There are browser dashboards that can help manage this flow. The one I really like is called Netvibes. I am primarily interested in Netvibes for the following reasons:

  1. to help control the way in which my many sources of information is displayed
  2. to keep me connected to my social networks

Check out my Netvibes Overview Here:


Also you can check out another YouTube video by MrClarkYIS. He wanted to share how he is Using Netvibes for Teacher Blogs. He describes how Netvibes can be used to manage class blogs. Check it out!

Have fun Netvibing!


It’s not you, it’s the web…

Or should I ask, Can I Control Information Overload with Filters and Tools?

Clay Shirky

First of all, I love Clay Shirky! He really brings the message home, whatever he investigates. However, in his Web 2.0 Expo talk in NY (that we watched for Matt’s EDUC #udsnf12 course), I did not like his claim that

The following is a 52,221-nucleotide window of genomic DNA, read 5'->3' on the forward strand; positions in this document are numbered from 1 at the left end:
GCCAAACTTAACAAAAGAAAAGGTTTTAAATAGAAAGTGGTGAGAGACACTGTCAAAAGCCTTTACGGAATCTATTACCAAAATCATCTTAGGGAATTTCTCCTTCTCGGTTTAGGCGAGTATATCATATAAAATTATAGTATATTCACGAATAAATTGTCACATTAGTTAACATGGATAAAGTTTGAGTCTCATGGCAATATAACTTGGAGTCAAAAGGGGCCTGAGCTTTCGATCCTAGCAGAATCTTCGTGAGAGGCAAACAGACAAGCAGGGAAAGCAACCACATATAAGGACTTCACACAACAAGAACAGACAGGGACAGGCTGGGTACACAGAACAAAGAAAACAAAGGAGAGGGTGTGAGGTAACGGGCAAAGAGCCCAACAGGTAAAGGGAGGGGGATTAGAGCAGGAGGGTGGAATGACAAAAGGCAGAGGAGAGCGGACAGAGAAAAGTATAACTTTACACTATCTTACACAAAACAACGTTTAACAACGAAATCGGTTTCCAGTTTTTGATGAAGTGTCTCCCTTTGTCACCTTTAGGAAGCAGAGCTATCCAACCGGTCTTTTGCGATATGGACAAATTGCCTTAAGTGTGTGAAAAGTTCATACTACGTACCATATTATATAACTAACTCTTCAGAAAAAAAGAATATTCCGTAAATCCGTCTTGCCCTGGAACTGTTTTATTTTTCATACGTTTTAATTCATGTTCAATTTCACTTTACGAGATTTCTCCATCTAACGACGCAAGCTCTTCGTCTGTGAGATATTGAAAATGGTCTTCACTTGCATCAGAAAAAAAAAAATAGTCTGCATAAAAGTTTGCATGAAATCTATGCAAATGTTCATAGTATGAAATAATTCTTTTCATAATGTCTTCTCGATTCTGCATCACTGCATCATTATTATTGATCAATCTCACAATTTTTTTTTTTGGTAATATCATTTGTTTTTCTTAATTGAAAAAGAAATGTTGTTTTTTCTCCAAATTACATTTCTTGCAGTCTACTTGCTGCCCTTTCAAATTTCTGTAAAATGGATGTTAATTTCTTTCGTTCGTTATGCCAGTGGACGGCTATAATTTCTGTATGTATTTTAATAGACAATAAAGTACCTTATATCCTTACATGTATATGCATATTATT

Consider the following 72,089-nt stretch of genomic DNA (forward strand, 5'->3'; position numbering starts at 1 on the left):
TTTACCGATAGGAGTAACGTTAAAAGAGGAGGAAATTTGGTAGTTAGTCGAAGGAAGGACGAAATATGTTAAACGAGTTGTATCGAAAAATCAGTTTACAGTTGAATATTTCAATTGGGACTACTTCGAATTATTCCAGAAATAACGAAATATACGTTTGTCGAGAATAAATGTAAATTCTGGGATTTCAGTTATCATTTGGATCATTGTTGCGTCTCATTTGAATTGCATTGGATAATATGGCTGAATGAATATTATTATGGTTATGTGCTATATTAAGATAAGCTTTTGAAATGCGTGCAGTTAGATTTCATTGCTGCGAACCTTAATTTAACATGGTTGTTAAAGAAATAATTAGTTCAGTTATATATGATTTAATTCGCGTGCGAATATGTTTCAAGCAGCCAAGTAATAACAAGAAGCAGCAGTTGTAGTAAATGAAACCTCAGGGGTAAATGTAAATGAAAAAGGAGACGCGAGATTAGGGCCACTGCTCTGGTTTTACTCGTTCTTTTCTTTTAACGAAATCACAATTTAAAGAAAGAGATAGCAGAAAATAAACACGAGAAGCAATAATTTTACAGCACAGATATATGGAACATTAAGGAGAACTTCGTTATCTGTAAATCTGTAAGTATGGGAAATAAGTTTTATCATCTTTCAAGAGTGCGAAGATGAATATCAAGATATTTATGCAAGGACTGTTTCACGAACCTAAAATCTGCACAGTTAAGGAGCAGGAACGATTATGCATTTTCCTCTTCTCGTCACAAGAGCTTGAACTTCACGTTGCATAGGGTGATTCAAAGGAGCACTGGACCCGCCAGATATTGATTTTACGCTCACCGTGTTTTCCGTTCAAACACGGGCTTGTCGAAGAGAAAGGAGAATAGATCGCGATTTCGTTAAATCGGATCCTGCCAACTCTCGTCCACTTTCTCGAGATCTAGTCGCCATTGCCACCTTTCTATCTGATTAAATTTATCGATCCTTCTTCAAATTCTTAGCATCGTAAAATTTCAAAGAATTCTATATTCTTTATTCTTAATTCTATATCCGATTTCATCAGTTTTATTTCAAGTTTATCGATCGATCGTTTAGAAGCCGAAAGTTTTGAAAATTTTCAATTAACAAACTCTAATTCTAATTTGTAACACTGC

“all the solutions [web/email filtering solutions] are temporary…you have to take the volume increase for granted.”

No, I do not want to take the volume increase for granted! Yuck! Yet, hearing this is liberating. It’s not me, it’s the flow. I am not incapable. I just don’t have the right combination of filters set up. This concept is freeing, really and truly.  I will have to keep modifying my set up, but when I get overloaded, I know that it isn’t me, it’s the flow. As Shirky puts it we are in “post-Gutenberg economics.”

So, in order to manage this phase of info gluttony, I have investigated the following tools: